James Emejo in Abuja
The House of Representatives on Tuesday passed a motion calling for an immediate review of the national minimum wage to reflect current economic realities.
It also mandated the Committee on Labour, Employment and Productivity to interface with relevant stakeholders with a view to ameliorating the plight of Nigerian workers and report back in four weeks.
Nevertheless, the House congratulated, as well as appreciated all Nigerian workers for their resilience and commitment in the face of severe economic challenges.
The House position followed a motion which was moved by Hon. Ezenwa Onyebuchi on the need to appreciate the efforts and resilience of the labour force in commemoration of the May Day celebration.
The lawmakers, who went into extensive debate over the issue had expressed concern that though there exists a correlation between a productive workforce and economic growth as well as the overall well-being of any nation, the average Nigerian worker is often denied the sweat of his or her labour.
Specifically, the House noted that the resolve of the average Nigerian worker was being tested with the inability of government at all levels as well as then private sector to address issues of workers welfare, unemployment, casualisation, delayed salaries, payouts and pensions among others.
The lawmakers specifically expressed worry that the current economic recession had been hard on workers given the massive depreciation in their purchasing power, job losses, unpaid salaries and benefits.
Hon. Karimi Sunday (PDP, Kogi) had also observed that workers were largely dispirited during last Mondayâ€™s Workersâ€™ Day celebrations at the Eagle Square in Abuja largely because they were being owed huge arrears of salaries by their employers.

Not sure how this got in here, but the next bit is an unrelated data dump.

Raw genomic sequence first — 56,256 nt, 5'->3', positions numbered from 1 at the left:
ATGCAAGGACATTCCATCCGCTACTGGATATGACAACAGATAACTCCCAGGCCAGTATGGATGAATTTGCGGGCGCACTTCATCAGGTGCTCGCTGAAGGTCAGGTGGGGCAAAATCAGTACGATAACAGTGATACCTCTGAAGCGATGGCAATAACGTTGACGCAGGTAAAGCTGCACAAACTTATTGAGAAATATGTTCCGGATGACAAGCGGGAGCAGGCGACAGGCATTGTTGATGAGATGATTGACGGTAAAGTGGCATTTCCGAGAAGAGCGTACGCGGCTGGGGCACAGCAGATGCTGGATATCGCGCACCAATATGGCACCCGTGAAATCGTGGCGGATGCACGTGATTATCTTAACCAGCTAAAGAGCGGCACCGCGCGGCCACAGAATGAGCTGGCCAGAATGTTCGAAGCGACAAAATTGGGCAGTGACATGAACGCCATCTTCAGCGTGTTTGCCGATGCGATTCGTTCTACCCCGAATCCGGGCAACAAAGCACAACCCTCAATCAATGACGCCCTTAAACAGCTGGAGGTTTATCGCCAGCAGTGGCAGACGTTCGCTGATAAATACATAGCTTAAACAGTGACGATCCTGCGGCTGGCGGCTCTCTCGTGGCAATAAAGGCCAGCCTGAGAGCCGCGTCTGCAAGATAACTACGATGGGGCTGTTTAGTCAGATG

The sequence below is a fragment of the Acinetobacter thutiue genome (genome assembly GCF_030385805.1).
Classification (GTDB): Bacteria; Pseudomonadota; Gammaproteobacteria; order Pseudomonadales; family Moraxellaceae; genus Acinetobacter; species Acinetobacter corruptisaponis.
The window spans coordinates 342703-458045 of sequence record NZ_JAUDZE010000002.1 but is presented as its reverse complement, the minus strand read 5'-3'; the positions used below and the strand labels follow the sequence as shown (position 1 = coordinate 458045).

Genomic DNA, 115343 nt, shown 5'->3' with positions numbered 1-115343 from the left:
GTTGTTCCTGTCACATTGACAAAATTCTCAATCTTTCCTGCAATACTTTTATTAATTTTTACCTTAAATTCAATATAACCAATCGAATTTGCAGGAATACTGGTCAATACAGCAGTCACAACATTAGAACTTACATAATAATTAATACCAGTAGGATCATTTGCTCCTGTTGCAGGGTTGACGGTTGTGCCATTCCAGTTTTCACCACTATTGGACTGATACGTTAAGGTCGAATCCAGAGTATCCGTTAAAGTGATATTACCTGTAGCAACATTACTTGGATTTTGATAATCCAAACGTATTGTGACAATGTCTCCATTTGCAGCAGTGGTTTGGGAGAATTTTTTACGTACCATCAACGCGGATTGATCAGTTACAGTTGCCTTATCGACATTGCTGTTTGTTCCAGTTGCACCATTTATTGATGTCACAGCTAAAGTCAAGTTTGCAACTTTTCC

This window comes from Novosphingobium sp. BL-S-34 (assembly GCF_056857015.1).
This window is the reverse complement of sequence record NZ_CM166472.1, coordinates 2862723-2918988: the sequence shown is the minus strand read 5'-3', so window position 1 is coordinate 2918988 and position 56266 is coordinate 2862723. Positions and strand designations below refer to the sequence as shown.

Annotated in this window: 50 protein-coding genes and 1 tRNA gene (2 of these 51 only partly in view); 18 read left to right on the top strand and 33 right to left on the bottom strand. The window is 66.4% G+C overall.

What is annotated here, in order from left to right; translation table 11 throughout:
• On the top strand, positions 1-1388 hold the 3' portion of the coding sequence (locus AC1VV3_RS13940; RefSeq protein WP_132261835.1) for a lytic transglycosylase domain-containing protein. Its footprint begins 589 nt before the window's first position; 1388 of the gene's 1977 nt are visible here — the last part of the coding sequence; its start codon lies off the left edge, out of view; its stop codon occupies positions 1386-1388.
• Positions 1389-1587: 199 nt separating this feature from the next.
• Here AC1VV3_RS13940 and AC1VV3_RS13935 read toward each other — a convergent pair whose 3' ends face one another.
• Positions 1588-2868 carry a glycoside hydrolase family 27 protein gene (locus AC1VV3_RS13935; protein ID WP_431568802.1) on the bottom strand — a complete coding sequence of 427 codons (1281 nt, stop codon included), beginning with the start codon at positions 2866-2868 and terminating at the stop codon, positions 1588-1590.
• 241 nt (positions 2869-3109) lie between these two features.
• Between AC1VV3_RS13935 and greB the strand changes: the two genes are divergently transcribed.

For instance, he said the Kogi State government currently owes workers up to 15 months of salaries arrears and 16 months of pensions, adding that the development could affect the productivity of the workforce and economy in general.
He also frowned at a situation whereby the bailout and several other interventions to the states were not useda to pay workersâ€™ entitlements.
Hon. Betty Apiafi (PDP, Rivers) said most of the states were not even paying the current minimum wage which is inadequate amid the high cost of fuel and other commodities.
She called for a well-legislated workforce to move the country forward.
Hon. Babajimi Benson (APC, Lagos) lamented that despite helping to grow the countryâ€™s Gross Domestic Product (GDP), thereby making it Africaâ€™s largest economy, work conditions of the average Nigerian worker remained poor.
Nevertheless, the Speaker of the House, Hon. Yakubu Dogara in his tribute to workers at plenary reiterated the resolve of the House in ensuring that a new minimum wage was approved.
He described the current pay package as a â€œTake home package that doesnâ€™t take workers home. â€œ
Stressing that there could be no progress without the labour workforce, he said the Competition and Consumer Protection and Corporate Manslaughter Bills currently before the National Assembly will improve the working condition of workers when passed into law.